Christmas in India
A Brief History
Indian Christians trace their Christian roots back to A.D. 52, when the Apostle Thomas visited and baptized Indian nobility. He founded the church that subsequently became the Indian Orthodox Church (and its various descendants).
Catholicism was introduced to India during the 16th century by Portuguese, Irish and Italian Jesuits. They built Christian schools, hospitals and child care centers. Later Protestantism was introduced by missionaries from Britain, Scotland, Germany and the US. These missionaries introduced English language education and translated Bibles into several indigenous languages.
Today, modern Syriac Christians of Kerala (the majority Christian population there) also called St. Thomas Christians, observe Eastern Orthodox rituals and traditions. When the famous Portuguese explorer, Vasco da Gama arrived in Kerala in 1497, he was quite shocked to discover Christians living there.
India is a secular nation with many varied religions and cultures represented there. Christians are a minority and form nearly 2.3% of the population. With a population of over 1 billion, that's about 25 million Christians celebrating Christmas in India! Christmas is celebrated not only by Christians but by people of other religions as well. The tradition of Christmas observance was introduced in India with European colonization. Though the country gained its independence in 1947, many European customs and festivals remained.
Christmas is the biggest and most-loved festival of Indian Christians. The festival is also enthusiastically celebrated by people of other religions residing here. Like in many other countries, Christmas is observed in India on the 25th of December. Businesses are decked out for the occasion with every gift shop packed with Christmas trees, presents, ornaments and other items of decoration.
Christmas in Chennai
In homes, real and artificial Christmas trees are decorated with cotton snow flakes, bells, colored balls, candy canes and other colored decorations in varying shapes. Every Christian home creates a nativity scene, often displaying a manger in the front window. Giant star-shaped paper lanterns are hung between the houses. Sweets are prepared in every home to offer to visitors.
Christmas Tree in a Home in Kerala
In Southern states, Christians often light small clay oil lamps and place these on the flat roofs of their homes to show that Jesus is the light of the world. In the Northwestern states of India, Christians of the Bhil people will participate in caroling processions during the whole Christmas week.
Clay Oil Lamps
For Indian Christians, especially Catholics, the Midnight mass on Christmas Eve is a very important service and holds great religious significance. Churches are decorated with poinsettia flowers and candles. After mass, everyone looks forward to a feast of various delicacies, mostly consisting of curries.
Nativity plays are staged in many schools (mainly the Christian ones) and churches on Christmas morning. The performances by young children depict the birth, life and actions of Jesus Christ and usually end with the singing of hymns and carols and the visit of a person dressed as Santa to distribute candies/toffees to the children. Caroling processions on streets and thoroughfares can also be seen. A sizable population of the Christian community reside in Mumbai in the Indian state of Maharashtra and are mainly Roman Catholics.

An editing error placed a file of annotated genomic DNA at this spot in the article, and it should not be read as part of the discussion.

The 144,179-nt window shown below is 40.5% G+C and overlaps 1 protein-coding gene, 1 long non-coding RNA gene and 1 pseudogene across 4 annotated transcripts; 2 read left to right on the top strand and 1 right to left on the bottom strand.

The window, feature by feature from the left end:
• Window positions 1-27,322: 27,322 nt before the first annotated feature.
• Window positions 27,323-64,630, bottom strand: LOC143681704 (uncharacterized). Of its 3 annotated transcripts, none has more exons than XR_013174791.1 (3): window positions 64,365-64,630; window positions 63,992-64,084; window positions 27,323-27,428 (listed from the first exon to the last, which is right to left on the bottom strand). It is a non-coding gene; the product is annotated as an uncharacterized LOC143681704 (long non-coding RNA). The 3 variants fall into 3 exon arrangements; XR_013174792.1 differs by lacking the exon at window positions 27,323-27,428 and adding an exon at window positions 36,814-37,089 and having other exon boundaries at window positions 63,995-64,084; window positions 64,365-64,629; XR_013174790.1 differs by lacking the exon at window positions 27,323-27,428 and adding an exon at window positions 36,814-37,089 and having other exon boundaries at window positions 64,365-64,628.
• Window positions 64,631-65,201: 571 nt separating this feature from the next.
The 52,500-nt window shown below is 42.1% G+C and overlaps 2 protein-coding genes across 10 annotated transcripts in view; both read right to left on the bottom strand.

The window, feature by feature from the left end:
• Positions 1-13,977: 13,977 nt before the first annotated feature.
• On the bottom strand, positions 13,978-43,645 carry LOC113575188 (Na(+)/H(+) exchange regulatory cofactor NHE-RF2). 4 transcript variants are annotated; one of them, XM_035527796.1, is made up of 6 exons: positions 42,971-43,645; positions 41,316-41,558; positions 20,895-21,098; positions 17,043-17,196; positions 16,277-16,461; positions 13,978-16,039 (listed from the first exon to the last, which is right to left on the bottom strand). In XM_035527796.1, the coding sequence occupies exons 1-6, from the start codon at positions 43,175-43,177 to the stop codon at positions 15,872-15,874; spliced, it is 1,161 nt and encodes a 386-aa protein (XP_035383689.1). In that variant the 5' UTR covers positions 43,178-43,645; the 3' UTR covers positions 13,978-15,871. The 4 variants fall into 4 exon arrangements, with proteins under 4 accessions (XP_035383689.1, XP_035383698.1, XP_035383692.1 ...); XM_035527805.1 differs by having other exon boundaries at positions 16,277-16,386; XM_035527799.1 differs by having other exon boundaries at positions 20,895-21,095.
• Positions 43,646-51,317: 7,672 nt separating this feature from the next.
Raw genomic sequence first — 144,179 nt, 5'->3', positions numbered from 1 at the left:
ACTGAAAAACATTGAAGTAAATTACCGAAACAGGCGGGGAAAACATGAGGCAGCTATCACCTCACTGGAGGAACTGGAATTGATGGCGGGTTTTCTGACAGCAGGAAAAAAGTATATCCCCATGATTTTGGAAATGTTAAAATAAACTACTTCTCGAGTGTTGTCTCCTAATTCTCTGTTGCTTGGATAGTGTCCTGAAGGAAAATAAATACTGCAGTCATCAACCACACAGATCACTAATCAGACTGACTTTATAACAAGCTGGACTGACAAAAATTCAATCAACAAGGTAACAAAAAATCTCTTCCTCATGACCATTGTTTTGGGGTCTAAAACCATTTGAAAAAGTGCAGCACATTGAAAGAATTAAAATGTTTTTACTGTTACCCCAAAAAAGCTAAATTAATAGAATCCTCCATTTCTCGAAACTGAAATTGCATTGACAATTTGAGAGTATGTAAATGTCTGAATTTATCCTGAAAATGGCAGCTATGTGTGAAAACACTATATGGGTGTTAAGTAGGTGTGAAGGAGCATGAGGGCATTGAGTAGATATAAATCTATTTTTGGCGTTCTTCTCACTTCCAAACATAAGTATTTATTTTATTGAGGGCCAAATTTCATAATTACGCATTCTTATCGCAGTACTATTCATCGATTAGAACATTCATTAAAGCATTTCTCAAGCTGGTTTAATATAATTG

People exchange presents and wish one another "Merry Christmas." India being a multicultural nation, many different languages are spoken. In Hindi and Urdu, Happy/Merry Christmas is 'Bade Din ki Mubarak'; in Sanskrit it is 'Krismasasya shubhkaamnaa'; in Bengali 'Barodiner shubhechha janai'; and in Tamil it's 'Christhu Jayanthi Nalvaalthukal'.
In India, Father Christmas or Santa Claus gives presents to children from a horse and cart. As in the U.S., he is believed to deliver presents at the house of every kid who behaves well during the year. Santa Claus is known as 'Christmas Baba' in Hindi and 'Christmas Thaathaa' in Tamil.
India is one of the most diverse nations in the world. There are more than 2500 people groups speaking more than 450 languages. Despite recent tremendous economic growth, approximately 191 million people--15% of the population--are malnourished. Roughly 50,000 children in India are orphans, and about 22% of the population lives in poverty.
Overpopulation also makes pollution and sanitation unmanageable. These contribute to deadly diseases such as cholera, typhoid, and hepatitis. India, along with China has the highest level of water pollution in the world. Almost 600 people per day die of water pollution related illness each day. Pray for justice and hope in a nation plagued by oppression, poverty, and disease.
The caste system-- a rigid cultural institution that assigned people to a social stratum based on birth--led to many terrible human rights abuses. Though officially abolished, it continues to hold great influence over the culture and remains a major barrier to social mobility. Even today, it is difficult for people of lower castes to find jobs, no matter what their education or background. Pray for the cultural barriers of the caste system and Hinduism to be overcome by the Gospel.
Anti-conversion laws make it difficult to share the Gospel. Those who choose to follow Jesus are often threatened with losing their status, jobs, homes, and even lives. Many Christian organizations which provided education and health services, have been forced out, leaving many bereft of physical and spiritual aid. However, despite the intense persecution, Christianity is the fastest growing religion in India.
Pray for the Good News of Jesus Christ to reach every village and town.